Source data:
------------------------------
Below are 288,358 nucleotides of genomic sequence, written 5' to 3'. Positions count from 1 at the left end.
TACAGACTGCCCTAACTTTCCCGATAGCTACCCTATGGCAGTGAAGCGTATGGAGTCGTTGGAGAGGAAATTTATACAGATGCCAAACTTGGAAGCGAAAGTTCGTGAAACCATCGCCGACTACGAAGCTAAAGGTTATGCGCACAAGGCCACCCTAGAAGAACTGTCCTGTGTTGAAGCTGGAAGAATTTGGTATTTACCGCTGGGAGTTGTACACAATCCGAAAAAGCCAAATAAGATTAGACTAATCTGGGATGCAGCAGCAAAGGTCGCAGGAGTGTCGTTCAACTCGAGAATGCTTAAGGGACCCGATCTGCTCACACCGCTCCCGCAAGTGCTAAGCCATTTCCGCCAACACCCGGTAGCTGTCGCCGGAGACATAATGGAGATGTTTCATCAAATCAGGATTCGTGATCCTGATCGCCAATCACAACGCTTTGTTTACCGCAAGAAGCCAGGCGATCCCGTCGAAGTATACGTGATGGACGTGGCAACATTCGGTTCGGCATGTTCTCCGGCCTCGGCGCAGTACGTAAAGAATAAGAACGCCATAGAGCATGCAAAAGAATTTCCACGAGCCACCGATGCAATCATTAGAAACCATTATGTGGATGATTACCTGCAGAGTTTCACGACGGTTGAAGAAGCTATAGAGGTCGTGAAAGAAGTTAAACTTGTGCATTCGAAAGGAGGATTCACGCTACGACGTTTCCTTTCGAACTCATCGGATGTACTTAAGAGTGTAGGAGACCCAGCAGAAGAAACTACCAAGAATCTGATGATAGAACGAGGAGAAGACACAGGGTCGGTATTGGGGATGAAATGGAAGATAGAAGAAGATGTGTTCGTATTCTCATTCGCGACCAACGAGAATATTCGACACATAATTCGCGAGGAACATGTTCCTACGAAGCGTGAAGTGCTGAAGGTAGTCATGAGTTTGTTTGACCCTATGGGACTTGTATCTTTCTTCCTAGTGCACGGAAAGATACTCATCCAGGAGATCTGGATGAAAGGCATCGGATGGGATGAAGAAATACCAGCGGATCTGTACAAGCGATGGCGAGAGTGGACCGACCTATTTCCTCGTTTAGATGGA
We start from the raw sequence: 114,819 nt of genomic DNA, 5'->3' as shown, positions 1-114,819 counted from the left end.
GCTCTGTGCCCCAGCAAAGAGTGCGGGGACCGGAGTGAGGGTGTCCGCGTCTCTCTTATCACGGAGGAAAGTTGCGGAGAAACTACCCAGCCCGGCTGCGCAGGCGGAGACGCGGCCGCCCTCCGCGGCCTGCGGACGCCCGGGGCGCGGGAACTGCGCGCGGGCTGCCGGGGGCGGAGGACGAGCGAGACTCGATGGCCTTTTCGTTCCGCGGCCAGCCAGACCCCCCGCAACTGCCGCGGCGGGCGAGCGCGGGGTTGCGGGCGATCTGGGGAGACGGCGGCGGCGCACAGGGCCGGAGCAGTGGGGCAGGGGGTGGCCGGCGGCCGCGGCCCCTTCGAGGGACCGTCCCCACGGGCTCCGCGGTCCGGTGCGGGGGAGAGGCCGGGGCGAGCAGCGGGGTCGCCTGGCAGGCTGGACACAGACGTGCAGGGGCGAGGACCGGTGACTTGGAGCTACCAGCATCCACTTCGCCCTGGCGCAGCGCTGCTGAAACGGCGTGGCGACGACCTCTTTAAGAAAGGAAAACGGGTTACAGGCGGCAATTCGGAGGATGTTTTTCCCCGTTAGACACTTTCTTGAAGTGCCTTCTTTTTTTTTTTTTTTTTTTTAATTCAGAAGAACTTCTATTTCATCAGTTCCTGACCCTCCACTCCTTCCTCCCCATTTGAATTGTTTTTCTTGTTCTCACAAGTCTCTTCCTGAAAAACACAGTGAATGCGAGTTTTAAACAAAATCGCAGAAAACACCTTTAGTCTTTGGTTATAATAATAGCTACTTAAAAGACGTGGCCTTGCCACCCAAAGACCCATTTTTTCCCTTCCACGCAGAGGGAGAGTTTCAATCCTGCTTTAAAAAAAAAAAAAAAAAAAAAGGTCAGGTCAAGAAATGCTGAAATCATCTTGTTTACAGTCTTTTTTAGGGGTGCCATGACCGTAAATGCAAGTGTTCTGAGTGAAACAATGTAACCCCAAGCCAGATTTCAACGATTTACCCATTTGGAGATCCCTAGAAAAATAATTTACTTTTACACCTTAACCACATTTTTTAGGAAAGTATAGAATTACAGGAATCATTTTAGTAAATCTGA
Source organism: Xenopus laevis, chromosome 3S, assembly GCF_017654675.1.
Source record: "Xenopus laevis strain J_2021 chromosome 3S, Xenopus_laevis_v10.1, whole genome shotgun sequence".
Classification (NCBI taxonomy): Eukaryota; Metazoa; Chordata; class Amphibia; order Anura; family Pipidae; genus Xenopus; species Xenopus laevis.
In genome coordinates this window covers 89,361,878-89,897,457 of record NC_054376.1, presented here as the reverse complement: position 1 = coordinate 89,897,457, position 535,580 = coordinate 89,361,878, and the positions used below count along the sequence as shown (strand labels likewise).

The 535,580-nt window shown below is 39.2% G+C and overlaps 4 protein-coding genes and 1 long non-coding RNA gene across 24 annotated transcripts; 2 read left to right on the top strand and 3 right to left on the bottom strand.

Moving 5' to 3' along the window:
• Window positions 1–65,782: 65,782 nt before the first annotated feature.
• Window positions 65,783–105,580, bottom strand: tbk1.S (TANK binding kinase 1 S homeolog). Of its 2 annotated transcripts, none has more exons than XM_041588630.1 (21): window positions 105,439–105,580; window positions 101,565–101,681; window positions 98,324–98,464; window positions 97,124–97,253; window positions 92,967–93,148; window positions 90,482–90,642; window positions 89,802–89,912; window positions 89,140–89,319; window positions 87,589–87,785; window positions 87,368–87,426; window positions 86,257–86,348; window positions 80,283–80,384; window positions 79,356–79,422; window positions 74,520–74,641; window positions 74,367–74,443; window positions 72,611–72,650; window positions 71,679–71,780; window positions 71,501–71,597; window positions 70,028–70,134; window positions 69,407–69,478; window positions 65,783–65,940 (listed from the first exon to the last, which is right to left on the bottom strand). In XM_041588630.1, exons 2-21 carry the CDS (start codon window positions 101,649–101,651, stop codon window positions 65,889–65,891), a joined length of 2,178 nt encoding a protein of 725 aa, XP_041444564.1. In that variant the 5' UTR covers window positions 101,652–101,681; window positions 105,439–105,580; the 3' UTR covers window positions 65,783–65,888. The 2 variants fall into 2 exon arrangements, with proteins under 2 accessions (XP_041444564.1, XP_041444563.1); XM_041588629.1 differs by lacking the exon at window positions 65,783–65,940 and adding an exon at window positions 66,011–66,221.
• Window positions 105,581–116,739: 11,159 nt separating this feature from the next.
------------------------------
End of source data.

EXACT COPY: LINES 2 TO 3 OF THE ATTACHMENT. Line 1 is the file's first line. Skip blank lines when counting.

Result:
TACAGACTGCCCTAACTTTCCCGATAGCTACCCTATGGCAGTGAAGCGTATGGAGTCGTTGGAGAGGAAATTTATACAGATGCCAAACTTGGAAGCGAAAGTTCGTGAAACCATCGCCGACTACGAAGCTAAAGGTTATGCGCACAAGGCCACCCTAGAAGAACTGTCCTGTGTTGAAGCTGGAAGAATTTGGTATTTACCGCTGGGAGTTGTACACAATCCGAAAAAGCCAAATAAGATTAGACTAATCTGGGATGCAGCAGCAAAGGTCGCAGGAGTGTCGTTCAACTCGAGAATGCTTAAGGGACCCGATCTGCTCACACCGCTCCCGCAAGTGCTAAGCCATTTCCGCCAACACCCGGTAGCTGTCGCCGGAGACATAATGGAGATGTTTCATCAAATCAGGATTCGTGATCCTGATCGCCAATCACAACGCTTTGTTTACCGCAAGAAGCCAGGCGATCCCGTCGAAGTATACGTGATGGACGTGGCAACATTCGGTTCGGCATGTTCTCCGGCCTCGGCGCAGTACGTAAAGAATAAGAACGCCATAGAGCATGCAAAAGAATTTCCACGAGCCACCGATGCAATCATTAGAAACCATTATGTGGATGATTACCTGCAGAGTTTCACGACGGTTGAAGAAGCTATAGAGGTCGTGAAAGAAGTTAAACTTGTGCATTCGAAAGGAGGATTCACGCTACGACGTTTCCTTTCGAACTCATCGGATGTACTTAAGAGTGTAGGAGACCCAGCAGAAGAAACTACCAAGAATCTGATGATAGAACGAGGAGAAGACACAGGGTCGGTATTGGGGATGAAATGGAAGATAGAAGAAGATGTGTTCGTATTCTCATTCGCGACCAACGAGAATATTCGACACATAATTCGCGAGGAACATGTTCCTACGAAGCGTGAAGTGCTGAAGGTAGTCATGAGTTTGTTTGACCCTATGGGACTTGTATCTTTCTTCCTAGTGCACGGAAAGATACTCATCCAGGAGATCTGGATGAAAGGCATCGGATGGGATGAAGAAATACCAGCGGATCTGTACAAGCGATGGCGAGAGTGGACCGACCTATTTCCTCGTTTAGATGGA
We start from the raw sequence: 114,819 nt of genomic DNA, 5'->3' as shown, positions 1-114,819 counted from the left end.